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2535 Clinical Trial Design Features of Myelofibrosis Trials during the Last Decade: Comprehensive Review of Clinicaltrials.Gov Data 2010-2019

Program: Oral and Poster Abstracts
Session: 904. Outcomes Research—Non-Malignant Conditions: Poster II
Hematology Disease Topics & Pathways:
Clinically relevant, Quality Improvement
Sunday, December 6, 2020, 7:00 AM-3:30 PM

Heidi E. Kosiorek, MS1*, Amylou C. Dueck, PhD1, John Mascarenhas, MD2,3, Ruben A. Mesa, MD, FACP4, Ronald Hoffman, MD2,5 and Blake T. Langlais, MS1*

1Department of Health Sciences Research, Mayo Clinic, Scottsdale, AZ
2Tisch Cancer Institute, Icahn School of Medicine at Mount Sinai, New York, NY
3Division of Hematology/Medical Oncology, Icahn School of Medicine at Mount Sinai, Tisch Cancer Institute, New York, NY
4Mays Cancer Center at UT Health San Antonio, San Antonio, TX
5Tisch Cancer Institute, Division of Hematology and Medical Oncology, Icahn School of Medicine at Mount Sinai, New York, NY

Introduction: FDA approval of JAK2-inhibitors for myelofibrosis (MF) has changed the landscape for treatment introducing possible increased complexity of clinical trial designs in MF. Many patients with MF will have insufficient response or intolerance to ruxolitinib, opening an opportunity for testing of novel agents alone or in combination. Novel trial designs exist for early stage (phase 1 and 2) studies. The Myeloproliferative Neoplasms Research Consortium (MPN-RC) is an NCI-funded academic group of laboratory and clinical scientists working to develop and evaluate treatments that will improve the survival of patients with MPNs focused on early stage trials in MF. This review was undertaken to understand the landscape of MF clinical trials and improve our approach to trial design.

Methods: Studies with “myelofibrosis” as a condition were abstracted from clinicaltrials.gov using an application programming interface from 2010-2019 and reviewed for phase, trial design features, and endpoints. Trial design review captured such features as presence of dose escalation and approach (rule-based versus model-based/assisted) in the phase 1 setting. Observational and behavioral based studies were excluded. A total of 165 treatment interventional studies including MF patients (either MF as the primary cohort, or MF along with other MPN, myelodysplastic syndrome, or hematologic malignancies related cohorts) were reviewed. Primary and secondary endpoints were reviewed for quality of life, symptoms, or other patient-reported outcomes (PRO).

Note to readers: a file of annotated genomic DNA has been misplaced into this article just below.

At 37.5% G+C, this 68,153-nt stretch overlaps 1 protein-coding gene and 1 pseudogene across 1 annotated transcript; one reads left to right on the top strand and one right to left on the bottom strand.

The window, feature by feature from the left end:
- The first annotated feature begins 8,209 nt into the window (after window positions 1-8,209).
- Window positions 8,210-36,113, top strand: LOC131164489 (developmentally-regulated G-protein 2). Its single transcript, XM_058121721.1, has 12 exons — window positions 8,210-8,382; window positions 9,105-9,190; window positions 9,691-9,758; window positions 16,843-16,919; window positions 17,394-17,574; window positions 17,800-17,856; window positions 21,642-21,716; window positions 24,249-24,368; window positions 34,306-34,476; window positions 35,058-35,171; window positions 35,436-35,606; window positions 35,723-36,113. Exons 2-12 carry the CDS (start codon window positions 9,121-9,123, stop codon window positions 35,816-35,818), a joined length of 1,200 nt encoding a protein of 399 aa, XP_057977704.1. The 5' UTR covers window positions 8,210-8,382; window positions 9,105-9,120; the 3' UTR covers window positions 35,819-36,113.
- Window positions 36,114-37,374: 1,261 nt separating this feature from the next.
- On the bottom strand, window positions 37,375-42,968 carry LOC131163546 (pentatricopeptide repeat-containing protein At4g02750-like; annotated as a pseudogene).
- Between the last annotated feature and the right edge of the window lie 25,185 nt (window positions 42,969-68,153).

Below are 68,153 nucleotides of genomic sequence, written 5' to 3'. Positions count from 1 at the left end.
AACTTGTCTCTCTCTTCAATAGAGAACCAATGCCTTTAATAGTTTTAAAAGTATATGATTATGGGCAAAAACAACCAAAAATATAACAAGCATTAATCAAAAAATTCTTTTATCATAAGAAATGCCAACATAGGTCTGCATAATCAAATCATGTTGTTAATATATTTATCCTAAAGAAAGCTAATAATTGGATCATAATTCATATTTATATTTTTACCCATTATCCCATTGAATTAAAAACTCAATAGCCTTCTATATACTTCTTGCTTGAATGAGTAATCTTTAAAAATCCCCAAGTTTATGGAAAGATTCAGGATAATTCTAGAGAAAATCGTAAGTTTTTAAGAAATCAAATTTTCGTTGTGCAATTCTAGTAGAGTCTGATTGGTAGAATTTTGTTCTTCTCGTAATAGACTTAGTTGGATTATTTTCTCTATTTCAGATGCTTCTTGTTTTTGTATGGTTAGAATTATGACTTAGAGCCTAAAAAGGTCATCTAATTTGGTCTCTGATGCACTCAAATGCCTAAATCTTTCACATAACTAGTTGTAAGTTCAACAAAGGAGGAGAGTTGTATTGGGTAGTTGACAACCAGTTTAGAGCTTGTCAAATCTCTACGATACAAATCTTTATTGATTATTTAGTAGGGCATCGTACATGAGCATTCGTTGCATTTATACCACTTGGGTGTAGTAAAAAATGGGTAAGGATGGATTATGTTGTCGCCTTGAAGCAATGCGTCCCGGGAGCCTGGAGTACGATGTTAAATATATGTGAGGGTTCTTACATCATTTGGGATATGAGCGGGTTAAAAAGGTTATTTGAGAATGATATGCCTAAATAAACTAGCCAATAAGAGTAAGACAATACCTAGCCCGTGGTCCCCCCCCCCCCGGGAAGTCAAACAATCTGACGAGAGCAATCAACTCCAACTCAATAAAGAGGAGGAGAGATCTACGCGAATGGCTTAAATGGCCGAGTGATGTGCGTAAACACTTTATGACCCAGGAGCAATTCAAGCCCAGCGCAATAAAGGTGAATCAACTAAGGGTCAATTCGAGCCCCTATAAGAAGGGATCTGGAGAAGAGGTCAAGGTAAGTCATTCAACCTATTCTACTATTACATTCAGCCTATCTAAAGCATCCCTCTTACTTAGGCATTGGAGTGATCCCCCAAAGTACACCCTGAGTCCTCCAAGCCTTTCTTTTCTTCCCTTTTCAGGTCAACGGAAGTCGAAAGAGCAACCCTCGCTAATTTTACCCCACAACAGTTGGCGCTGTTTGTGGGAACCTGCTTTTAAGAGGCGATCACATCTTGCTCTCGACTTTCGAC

Results: A median of 16.5 (range 13-20) trials were initiated per year; 92 (56%) phase 2, 54 (33%) phase 1; 17 (10%) phase 3 and 2 (1%) phase 4, with 77 (47%) industry sponsored (Figure 1). Among phase 1 trials, 41/54 (76%) included dose escalation, the majority employing a standard 3+3 design (or other rule-based design) or not specifically detailing the dose escalation schema. Less than 5 dose escalation trials were explicitly described as model-based or model-assisted. Almost half of the phase 1 trials (23/54; 43%) included combination treatment, with 17/23 (74%) using ruxolitinib or fedratinib. Among phase 2 trials, 82 (89%) were non-randomized and 10 (11%) randomized trials; 35/92 (38%) involved combination treatment and 57 (62%) single agent. Median actual/target enrollment for the phase 3 trials (n=16) was 192 patients (range 49-2233 patients); only 2 phase 3 trials were > 500 patients.

Median number of total outcomes was 6.0 (range 1-28) across all studies with a median of 5.5 (range 1-28) for 2010-2014 versus 7.0 (range 1-22) for 2015-2019 (p=0.09). Overall 63/165 (38%) studies included at least one PRO endpoint; 15 (28%) phase 1, 33 (36%) phase 2 and 14 (82%) phase 3. Inclusion of PRO endpoints for years 2010-2014 was similar to studies started in years 2015-2019 [31/82 (38%) and 32/83 (39%)]. Industry sponsored studies included PRO endpoints more frequently [46/77 (60%) versus 17/88 (19%); p<0.001] than non-industry sponsored trials but this is primarily due to a higher proportion of phase 3/4 trials (n=17) being conducted by industry versus non-industry (n=2) (Figure 2).

Conclusions: For phase 1 trials in MF, few dose-escalation trials included model-based or model-assisted methods. These designs are encouraged in order to maximize therapeutic benefits in MF, a rare cancer. Clinical trial designs in myelofibrosis have shifted in recent years as evidenced by an increase in number of endpoints, likely to accommodate new challenges in the post JAK2-inhibitors approval era. Use of patient-reported outcomes including quality of life and symptom assessment was high in the phase 3 setting, and continued use should be encouraged as endpoint assessments in MF clinical trial designs.

Disclosures: Mascarenhas: Celgene, Prelude, Galecto, Promedior, Geron, Constellation, and Incyte: Consultancy; Incyte, Kartos, Roche, Promedior, Merck, Merus, Arog, CTI Biopharma, Janssen, and PharmaEssentia: Other: Research funding (institution). Mesa: LaJolla Pharma: Consultancy; Novartis: Consultancy; Sierra Onc: Consultancy; Abbvie: Research Funding; Celgene: Research Funding; CTI: Research Funding; Genetech: Research Funding; Incyte: Research Funding; Promedior: Research Funding; Samus: Research Funding. Hoffman: Dompe: Research Funding; Novartis: Membership on an entity's Board of Directors or advisory committees; Abbvie: Membership on an entity's Board of Directors or advisory committees; Forbius: Consultancy; Protagonist: Consultancy.

*signifies non-member of ASH